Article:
How T. Rowe Price Helps to Protect Your Information
At T. Rowe Price, safeguarding your online security and privacy is our highest priority. We use strict controls to help ensure that your online experience is safe and reliable. T. Rowe Price's network is protected by various security infrastructures, including industry-standard firewall technology and intrusion-prevention systems.
Be cautious of any unsolicited message you receive that asks for personal information. Do not respond to or open attachments or click on links within an e-mail or text message if you suspect the message is fraudulent.
T. Rowe Price uses Secure Sockets Layer/Transport Layer Security (SSL/TLS) technology to establish an encrypted connection between your browser and our Web applications. SSL/TLS websites start with "https://" instead of "http://" and signify that you are in a secure online session with us. To ensure your protection, we require a modern version of SSL/TLS and industry standard encryption strength - these are supported by current versions of all modern browsers.
T. Rowe Price offers Extended Validation (EV) certificates: additional protection to help ensure you are accessing T. Rowe Price’s official website.
When accessing our website, you should see the address bar in green and/or display the T. Rowe Price name alongside the lock symbol. This view will vary depending on your browser.
System activity is logged in order to preserve the information necessary to validate the transmission of data.
Online Account Access
If you have online access to an account you hold at T. Rowe Price, we want to make sure you know what to expect.
To help ensure you are accessing T. Rowe Price’s authentic website, please note the Extended Validation (EV) certificates in your browser’s address bar. When accessing the T. Rowe Price official website, you should see the address bar in green and/or display the T. Rowe Price name alongside the lock symbol. This view will vary depending on your browser.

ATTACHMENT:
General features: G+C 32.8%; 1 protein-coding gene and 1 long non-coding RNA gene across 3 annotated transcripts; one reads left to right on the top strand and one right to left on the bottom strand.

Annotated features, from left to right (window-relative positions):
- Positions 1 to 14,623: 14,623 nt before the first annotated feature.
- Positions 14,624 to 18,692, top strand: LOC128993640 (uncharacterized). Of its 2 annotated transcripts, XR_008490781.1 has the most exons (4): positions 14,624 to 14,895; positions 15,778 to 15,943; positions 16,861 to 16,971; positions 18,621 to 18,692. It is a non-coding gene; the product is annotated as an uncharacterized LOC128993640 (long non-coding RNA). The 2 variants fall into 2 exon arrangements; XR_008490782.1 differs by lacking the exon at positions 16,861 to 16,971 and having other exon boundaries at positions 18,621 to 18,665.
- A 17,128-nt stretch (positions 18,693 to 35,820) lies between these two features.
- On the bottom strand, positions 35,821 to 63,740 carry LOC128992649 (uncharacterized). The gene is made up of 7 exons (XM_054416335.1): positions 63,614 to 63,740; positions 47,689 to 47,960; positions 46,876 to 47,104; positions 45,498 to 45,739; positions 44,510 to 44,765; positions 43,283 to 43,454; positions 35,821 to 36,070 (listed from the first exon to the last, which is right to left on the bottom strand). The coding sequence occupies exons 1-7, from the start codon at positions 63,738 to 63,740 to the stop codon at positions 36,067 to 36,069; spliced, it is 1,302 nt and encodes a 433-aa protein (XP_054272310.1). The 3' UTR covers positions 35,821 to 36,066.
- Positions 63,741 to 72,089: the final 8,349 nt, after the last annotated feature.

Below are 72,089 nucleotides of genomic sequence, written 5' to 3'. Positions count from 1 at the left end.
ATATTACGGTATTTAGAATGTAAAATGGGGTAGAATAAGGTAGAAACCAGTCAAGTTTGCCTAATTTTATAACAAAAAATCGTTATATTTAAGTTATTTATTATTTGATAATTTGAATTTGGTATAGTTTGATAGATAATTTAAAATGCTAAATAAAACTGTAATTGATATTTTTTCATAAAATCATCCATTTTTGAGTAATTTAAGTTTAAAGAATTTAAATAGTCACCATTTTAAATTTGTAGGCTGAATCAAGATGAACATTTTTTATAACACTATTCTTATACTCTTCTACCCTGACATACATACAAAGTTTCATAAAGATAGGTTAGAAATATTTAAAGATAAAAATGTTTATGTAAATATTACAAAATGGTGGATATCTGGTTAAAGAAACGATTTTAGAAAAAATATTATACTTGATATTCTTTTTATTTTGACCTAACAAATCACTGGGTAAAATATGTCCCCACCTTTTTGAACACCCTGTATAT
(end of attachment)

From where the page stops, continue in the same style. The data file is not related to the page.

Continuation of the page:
T. Rowe Price periodically evaluates the login experience to make it easy and secure to access your account. As we make enhancements, you may notice different screens as you log in to your account.
As always, we welcome your feedback as we strive to deliver the best login experience for our customers.
Depending on the product or service you select, there will be specific requirements for setting up a user name and password. The site will display the requirements as you navigate the set-up process. There also may be the opportunity to set up security questions and multi-factor authentication to further protect your account.
Notifications and Confirmations
For online transactions, a confirmation statement is mailed promptly after the transaction date. You can choose to receive an email and or/text message alert that a confirmation has been posted to your online account instead of having the confirmation sent by mail. Make sure you review your account activity periodically. For security purposes, you will be asked to provide personal information for identity verification when you call us. When a customer requests a change of address, we send a confirmation letter to both the old address and the new address.